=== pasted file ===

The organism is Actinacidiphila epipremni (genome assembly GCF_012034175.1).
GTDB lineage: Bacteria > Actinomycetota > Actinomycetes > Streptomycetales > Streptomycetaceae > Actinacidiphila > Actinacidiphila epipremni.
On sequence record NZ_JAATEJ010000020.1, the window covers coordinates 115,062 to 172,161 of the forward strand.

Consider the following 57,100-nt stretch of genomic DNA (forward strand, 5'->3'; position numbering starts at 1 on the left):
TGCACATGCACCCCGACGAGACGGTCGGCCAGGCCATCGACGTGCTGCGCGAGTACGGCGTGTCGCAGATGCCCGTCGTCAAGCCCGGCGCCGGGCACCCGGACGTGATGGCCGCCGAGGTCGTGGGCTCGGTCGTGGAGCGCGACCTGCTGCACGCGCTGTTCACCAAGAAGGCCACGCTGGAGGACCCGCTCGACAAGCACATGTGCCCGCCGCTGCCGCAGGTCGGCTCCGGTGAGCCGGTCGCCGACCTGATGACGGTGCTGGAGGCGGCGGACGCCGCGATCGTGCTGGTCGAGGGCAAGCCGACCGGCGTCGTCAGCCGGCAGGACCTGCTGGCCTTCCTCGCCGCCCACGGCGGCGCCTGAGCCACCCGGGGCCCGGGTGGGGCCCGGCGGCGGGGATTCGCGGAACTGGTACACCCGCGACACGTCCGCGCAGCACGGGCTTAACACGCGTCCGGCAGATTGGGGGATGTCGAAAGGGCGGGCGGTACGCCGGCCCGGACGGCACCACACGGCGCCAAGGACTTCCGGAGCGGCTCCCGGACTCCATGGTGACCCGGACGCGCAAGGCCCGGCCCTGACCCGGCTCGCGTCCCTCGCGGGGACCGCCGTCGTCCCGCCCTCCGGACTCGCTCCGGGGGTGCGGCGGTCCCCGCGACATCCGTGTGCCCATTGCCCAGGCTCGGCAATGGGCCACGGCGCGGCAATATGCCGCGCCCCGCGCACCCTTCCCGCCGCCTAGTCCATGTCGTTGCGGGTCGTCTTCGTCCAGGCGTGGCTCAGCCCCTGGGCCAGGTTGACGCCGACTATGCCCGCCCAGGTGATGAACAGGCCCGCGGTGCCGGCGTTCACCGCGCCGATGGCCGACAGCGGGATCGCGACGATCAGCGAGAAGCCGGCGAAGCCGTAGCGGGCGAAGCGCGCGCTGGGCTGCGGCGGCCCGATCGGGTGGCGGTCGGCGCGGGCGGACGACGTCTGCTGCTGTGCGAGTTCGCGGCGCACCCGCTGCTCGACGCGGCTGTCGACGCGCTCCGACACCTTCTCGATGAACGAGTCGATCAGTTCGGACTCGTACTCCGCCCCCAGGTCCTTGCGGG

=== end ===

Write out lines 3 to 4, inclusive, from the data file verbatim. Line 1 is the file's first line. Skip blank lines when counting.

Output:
On sequence record NZ_JAATEJ010000020.1, the window covers coordinates 115,062 to 172,161 of the forward strand.

Consider the following 57,100-nt stretch of genomic DNA (forward strand, 5'->3'; position numbering starts at 1 on the left):